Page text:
times a day in the format we are accustomed to.

It may further be argued that we can still consider salat to be prayer even if the issues above are not resolved
since we can pray in another format, and not necessarily five times a day, but maybe 2, 3, 4, 6, 7 or as often as
we choose. To see whether salat can be considered prayer at all, we need to look at whether or not prayer would
satisfy the purposes of salat set out in Quran.

There are many passages in Quran which show that salat is for maintaining the purity of the message. 2:40-46
shows us that we are to seek assistance with salat, in which the context refers to maintaining the pure message
of Quran. 29:45-51 indicates that salat should restrain us from munkar and fahsha. This points us towards
restraining from changing the signs of Allah to something unrecognisable as well as from being excessive.
20:12-16 shows us that salat should be for remembering Allah, contrasting this with following low desires and
turning away from the revelation. 11:84-95 shows us that salat should be capable of providing us with
instruction in socio-economic matters. For a more detailed study on this please refer to the article referenced in
the footnote
9
.

Prayer is simply not capable of achieving these purposes for salat set out in Quran.

Defining salat and its application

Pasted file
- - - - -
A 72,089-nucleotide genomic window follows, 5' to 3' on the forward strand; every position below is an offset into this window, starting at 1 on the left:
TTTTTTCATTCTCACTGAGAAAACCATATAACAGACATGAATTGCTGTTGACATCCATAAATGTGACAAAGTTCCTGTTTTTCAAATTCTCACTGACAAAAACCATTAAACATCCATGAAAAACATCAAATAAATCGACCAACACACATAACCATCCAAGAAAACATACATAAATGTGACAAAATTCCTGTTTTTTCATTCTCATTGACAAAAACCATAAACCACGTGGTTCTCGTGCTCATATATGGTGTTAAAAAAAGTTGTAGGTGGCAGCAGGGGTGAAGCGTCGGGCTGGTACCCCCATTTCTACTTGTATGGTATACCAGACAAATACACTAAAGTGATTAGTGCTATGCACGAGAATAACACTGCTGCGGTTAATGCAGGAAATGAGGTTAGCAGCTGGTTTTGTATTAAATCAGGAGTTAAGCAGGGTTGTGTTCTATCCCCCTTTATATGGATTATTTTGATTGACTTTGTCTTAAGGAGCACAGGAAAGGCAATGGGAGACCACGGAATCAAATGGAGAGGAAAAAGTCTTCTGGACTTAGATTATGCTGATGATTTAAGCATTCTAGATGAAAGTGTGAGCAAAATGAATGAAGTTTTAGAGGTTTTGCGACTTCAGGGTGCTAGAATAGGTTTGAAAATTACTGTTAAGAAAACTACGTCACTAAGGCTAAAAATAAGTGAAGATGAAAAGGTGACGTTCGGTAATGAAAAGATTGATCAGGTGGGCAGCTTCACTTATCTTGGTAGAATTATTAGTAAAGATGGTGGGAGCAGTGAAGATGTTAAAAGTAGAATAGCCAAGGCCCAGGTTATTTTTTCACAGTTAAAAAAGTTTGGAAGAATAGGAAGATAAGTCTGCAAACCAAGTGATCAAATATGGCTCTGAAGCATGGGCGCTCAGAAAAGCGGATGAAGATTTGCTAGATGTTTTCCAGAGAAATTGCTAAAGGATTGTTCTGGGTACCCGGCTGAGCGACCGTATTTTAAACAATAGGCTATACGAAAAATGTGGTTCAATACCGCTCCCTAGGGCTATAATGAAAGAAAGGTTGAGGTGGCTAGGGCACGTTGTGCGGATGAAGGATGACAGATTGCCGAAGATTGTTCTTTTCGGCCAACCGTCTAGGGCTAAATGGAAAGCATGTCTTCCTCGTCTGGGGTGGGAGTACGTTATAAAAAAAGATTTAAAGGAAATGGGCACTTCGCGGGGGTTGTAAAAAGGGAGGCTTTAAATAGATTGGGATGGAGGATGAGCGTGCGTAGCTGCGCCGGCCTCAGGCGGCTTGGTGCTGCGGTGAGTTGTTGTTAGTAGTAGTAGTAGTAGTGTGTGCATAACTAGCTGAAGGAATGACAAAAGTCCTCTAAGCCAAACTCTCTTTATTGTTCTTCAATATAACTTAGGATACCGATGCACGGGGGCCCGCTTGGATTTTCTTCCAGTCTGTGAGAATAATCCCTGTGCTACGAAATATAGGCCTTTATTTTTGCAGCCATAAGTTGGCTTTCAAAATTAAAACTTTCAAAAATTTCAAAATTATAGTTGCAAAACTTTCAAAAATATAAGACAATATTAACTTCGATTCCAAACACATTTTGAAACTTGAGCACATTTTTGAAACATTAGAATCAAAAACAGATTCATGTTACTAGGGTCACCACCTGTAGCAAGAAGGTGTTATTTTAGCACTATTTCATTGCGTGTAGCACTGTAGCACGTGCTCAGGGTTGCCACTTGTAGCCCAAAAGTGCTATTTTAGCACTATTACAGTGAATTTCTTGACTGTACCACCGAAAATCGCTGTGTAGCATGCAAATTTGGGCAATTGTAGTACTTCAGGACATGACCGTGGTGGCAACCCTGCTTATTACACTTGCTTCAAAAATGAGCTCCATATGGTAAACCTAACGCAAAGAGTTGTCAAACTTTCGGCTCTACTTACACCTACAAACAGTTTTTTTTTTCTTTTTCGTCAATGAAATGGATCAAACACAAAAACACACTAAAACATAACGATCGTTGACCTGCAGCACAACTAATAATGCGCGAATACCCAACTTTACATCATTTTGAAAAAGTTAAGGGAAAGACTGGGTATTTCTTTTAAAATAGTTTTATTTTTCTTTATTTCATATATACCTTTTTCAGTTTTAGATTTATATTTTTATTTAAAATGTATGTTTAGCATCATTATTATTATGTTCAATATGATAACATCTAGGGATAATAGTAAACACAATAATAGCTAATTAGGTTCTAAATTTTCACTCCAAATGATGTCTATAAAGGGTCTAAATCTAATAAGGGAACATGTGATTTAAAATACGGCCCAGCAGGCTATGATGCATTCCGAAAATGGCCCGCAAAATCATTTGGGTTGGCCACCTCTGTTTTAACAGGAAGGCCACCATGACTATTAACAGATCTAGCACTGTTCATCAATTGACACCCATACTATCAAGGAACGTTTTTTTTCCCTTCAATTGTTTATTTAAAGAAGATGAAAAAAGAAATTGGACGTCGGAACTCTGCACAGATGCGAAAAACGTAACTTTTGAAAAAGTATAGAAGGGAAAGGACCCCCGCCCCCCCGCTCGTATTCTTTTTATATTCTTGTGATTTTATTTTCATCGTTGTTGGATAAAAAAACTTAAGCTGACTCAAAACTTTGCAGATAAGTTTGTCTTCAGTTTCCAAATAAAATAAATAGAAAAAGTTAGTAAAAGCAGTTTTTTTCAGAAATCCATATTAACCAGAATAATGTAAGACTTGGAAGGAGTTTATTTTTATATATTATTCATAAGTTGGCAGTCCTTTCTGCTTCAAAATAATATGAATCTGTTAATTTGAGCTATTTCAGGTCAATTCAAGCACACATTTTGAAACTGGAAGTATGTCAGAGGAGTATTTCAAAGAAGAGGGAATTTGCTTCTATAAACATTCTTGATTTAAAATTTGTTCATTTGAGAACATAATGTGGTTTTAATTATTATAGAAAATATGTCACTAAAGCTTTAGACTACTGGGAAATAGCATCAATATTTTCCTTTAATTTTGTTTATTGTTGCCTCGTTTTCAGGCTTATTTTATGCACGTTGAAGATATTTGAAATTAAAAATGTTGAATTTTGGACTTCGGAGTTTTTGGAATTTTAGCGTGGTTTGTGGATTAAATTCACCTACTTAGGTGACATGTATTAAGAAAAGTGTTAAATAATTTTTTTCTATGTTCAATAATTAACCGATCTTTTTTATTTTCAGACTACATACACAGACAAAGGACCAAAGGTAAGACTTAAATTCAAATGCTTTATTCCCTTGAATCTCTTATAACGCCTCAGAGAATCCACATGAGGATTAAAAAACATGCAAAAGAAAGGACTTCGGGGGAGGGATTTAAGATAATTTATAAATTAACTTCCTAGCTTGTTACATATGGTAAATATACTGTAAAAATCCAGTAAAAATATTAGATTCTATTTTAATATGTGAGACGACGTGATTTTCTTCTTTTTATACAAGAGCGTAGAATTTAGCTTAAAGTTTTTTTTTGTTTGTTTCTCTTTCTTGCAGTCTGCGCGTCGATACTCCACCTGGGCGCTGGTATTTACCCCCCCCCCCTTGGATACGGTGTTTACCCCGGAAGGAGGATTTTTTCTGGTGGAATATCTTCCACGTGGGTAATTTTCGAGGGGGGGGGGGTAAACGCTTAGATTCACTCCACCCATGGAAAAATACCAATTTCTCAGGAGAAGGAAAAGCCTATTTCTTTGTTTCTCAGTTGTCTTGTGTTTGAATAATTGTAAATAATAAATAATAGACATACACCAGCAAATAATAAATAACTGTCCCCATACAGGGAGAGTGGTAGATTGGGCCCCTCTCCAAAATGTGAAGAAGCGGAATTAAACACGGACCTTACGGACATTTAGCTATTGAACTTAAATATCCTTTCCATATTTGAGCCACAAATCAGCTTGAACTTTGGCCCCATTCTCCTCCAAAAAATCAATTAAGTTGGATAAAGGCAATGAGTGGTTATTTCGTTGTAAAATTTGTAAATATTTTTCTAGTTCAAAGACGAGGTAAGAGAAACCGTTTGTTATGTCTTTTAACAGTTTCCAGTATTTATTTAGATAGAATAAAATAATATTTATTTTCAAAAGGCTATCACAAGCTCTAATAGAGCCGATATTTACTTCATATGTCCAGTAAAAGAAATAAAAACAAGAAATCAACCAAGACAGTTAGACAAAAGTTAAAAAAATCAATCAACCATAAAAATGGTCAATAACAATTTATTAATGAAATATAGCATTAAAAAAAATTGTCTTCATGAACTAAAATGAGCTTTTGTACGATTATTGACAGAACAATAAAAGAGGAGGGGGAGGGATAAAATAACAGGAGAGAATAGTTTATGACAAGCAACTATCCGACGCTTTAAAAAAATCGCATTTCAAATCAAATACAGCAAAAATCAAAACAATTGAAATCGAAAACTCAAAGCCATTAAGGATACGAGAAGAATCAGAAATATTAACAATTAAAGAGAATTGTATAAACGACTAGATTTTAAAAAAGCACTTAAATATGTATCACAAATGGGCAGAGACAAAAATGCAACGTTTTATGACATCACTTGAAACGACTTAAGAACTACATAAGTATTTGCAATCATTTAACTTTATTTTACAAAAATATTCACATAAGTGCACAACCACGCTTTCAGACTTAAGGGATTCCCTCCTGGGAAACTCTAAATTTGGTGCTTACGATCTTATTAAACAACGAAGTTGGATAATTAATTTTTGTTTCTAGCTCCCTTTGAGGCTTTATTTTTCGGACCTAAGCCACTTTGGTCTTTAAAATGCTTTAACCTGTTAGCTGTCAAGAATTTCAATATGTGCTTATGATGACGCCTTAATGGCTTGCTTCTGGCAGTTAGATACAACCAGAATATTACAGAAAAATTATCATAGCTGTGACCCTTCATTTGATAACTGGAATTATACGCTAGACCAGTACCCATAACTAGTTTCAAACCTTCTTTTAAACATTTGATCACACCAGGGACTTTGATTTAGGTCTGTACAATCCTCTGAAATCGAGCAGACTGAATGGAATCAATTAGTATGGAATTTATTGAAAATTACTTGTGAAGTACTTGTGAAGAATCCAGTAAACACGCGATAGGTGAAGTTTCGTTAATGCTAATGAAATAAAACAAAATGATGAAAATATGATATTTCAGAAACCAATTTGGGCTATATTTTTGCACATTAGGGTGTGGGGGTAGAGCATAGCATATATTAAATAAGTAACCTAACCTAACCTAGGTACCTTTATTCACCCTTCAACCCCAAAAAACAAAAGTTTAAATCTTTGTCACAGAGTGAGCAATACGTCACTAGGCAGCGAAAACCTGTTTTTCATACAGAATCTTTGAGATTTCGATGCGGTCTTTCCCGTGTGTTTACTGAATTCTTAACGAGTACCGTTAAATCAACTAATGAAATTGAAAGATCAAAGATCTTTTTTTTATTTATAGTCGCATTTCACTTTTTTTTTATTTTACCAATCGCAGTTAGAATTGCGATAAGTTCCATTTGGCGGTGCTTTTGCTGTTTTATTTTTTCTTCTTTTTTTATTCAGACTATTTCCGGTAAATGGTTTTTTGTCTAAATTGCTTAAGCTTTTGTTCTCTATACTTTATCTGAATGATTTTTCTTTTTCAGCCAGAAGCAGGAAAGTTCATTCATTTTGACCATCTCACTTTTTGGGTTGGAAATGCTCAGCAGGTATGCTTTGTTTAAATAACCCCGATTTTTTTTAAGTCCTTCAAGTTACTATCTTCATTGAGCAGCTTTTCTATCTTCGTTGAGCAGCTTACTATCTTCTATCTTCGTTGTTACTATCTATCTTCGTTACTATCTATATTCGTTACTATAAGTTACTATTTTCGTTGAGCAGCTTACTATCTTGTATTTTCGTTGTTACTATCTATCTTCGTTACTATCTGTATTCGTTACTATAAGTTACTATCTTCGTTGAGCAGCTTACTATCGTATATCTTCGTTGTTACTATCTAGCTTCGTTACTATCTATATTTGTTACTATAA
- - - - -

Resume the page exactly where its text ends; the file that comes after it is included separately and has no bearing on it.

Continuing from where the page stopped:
The question remains as to what salat is and how it is practically applied. As described earlier, salat can be seen
as turning towards or causing/effecting contact. Even the understanding of salat as prayer is subject to these
definitions. When we look at the passages that indicate maintaining the purity of the message as a purpose of
salat, we find that it is Al-Kitab that must be turned towards
10
.

How this is applied in the case of a mumin in a well-developed community is dealt with in my conference
paper Quranic Salat and its Role in Establishing Islam and Iman
11
.

In context of the mumin, the establishment of the salat is undertaking to establish formal institutions in which
we turn towards the Quran in order to maintain the purity of the message in various aspects of our lives by
humbling ones self to, and ultimately acknowledging the Quranic position.

There are, however, other considerations when defining salat. The establishment of formal institutions is not
always applicable, since the conditions that facilitate this do not always prevail. The important thing to note is
that it is the environment which dictates the application of salat. It is therefore discretionary to an extent in that
sense. The important thing is that the core concept be maintained.

A mumin could establish salat by undertaking to establish meetings in which we turn towards the Quran in
order to maintain the purity of the message in various aspects of our lives by humbling ourselves to, and
ultimately acknowledging the Quranic position. This would take place in a less formal way than in an